That’s a good metaphor for how a lot of women of her age feel. From a societal perspective, women get more and more invisible as we get grayer. But internally, women feel the opposite. They feel comfortable in their own skin, they know themselves better, they feel stronger internally.  

But all the marketing messaging directed toward older women is very pejorative: “You need this anti-wrinkle cream; you need to dye your hair.” But that’s not the message she wants. The message she wants is: “You’re young, and here’s this cool hip thing. You’re worth investing in yourself in this way.” 

 

What has surprised you about this, this whole process? 

Lots! For one, I know more about what will happen to women's bodies than I did when starting this adventure, which has been personally really fulfilling. I'm almost 35, and I knew zero about menopause and what’s going to happen to my body. Now I know, and I'm glad I know. That’s a testament to the whole thesis of Revel. 

 

What is an obstacle that you've had to navigate in this process? 

I met my co-founder at Harvard Business School, and I worked in venture before starting this company, so we've been fortunate as founders — especially as female founders — to be well-networked and connected. We get into spaces more easily than other people who don't have those networks.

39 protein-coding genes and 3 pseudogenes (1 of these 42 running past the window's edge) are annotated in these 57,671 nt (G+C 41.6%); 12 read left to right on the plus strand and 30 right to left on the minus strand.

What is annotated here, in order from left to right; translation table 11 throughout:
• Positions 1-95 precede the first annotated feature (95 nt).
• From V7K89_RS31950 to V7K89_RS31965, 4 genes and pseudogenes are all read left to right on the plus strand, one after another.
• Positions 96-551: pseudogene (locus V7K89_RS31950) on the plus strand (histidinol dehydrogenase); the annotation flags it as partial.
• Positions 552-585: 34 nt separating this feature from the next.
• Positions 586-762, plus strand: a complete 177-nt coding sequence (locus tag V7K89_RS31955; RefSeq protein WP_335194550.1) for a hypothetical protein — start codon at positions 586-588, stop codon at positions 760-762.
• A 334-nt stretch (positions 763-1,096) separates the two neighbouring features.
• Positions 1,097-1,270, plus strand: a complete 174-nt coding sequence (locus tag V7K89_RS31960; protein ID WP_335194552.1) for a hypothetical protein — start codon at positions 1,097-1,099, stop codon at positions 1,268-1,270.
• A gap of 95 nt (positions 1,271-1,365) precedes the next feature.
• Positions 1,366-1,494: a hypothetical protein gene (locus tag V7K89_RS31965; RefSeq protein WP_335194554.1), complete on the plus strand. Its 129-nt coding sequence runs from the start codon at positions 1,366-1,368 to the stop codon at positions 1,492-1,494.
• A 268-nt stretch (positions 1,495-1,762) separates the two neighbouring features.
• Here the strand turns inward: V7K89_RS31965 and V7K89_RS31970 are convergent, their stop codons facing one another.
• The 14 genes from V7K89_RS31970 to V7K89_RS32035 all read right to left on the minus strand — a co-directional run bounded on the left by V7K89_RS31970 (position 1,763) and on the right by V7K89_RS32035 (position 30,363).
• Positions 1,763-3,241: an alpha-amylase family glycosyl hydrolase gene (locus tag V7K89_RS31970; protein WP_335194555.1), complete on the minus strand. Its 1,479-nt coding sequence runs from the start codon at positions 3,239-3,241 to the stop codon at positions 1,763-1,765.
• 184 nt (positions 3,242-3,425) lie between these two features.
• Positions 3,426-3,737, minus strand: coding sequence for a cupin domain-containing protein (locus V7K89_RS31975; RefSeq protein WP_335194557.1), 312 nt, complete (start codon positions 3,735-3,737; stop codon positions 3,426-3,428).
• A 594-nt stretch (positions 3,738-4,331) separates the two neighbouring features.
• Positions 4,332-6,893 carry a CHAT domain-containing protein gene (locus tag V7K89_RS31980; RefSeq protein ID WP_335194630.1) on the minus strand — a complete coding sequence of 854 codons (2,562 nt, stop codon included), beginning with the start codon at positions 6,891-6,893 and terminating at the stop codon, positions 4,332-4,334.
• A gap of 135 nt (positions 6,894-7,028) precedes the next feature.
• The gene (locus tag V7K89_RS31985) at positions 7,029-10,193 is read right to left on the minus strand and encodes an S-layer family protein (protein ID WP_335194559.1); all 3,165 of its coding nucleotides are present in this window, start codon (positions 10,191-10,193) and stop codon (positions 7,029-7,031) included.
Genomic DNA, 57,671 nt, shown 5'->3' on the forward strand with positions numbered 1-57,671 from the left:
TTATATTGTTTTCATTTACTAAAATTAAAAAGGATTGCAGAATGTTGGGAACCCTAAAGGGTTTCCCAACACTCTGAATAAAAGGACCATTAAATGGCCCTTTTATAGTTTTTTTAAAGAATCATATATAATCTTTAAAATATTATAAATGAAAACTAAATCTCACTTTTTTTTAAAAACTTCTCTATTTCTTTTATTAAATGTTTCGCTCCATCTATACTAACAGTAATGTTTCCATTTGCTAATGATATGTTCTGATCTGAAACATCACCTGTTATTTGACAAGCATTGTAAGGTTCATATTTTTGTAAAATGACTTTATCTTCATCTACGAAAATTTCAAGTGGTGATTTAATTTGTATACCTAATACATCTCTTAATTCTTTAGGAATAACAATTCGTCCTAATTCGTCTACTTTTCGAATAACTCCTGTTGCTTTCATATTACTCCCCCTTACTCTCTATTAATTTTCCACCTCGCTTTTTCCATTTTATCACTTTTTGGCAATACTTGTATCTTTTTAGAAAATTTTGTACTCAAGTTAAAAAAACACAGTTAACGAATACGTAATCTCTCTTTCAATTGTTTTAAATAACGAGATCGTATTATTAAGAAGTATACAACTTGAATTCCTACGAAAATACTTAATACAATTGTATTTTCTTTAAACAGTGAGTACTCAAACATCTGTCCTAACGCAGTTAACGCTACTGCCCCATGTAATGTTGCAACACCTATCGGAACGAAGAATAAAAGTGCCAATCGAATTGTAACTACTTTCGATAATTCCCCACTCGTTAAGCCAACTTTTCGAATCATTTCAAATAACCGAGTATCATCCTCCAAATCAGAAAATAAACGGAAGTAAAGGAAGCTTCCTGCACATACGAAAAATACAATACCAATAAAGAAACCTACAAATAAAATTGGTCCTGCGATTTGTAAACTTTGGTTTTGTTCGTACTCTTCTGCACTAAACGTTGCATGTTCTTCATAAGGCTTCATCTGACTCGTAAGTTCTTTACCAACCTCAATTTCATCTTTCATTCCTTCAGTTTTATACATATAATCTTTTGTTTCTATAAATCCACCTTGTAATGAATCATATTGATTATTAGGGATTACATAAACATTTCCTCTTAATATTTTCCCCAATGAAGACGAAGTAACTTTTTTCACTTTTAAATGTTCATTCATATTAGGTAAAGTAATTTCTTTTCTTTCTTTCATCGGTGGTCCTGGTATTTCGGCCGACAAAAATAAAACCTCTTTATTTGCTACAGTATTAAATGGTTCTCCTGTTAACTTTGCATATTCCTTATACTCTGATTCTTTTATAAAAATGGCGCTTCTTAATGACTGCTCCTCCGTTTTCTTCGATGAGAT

Even so, we encounter a lot of sexism. There’s a different set of questions that are asked of us than are asked of male founders. That has been eye-opening. But ultimately, it makes us more excited and resolved to build this on behalf of our members, because we know it deserves to exist in the world, and we believe that it's going to be a really big and interesting business. 

 

You participated in AARP Innovation Labs’ accelerator program. How did that help shape your journey? 

We started the accelerator as we were in a three-month ramp-up to starting a fundraising process. Those three months were pedal to the metal with us asking ourselves, “How do we make sure we’re hitting our goals? How do we put fuel on the fire and make sure we’re not messing things up?”  

The accelerator helped us with marketing, sending out surveys and getting us real-time feedback. They had a designer who was instrumental in changing how we think about the onboarding flow at Revel. Each week, it seemed like we learned new things from different experts on the accelerator programs team. 

 

Do you have any final thoughts you’d like to share? 

Once someone is a member of Revel, they can sign up for any number of events. We have some especially beloved events, such as Monday Declutter and Chat, where you pour yourself a glass of wine, make a list of your decluttering projects and hold each other accountable. Joining Revel is currently free, so now is a great time to get involved.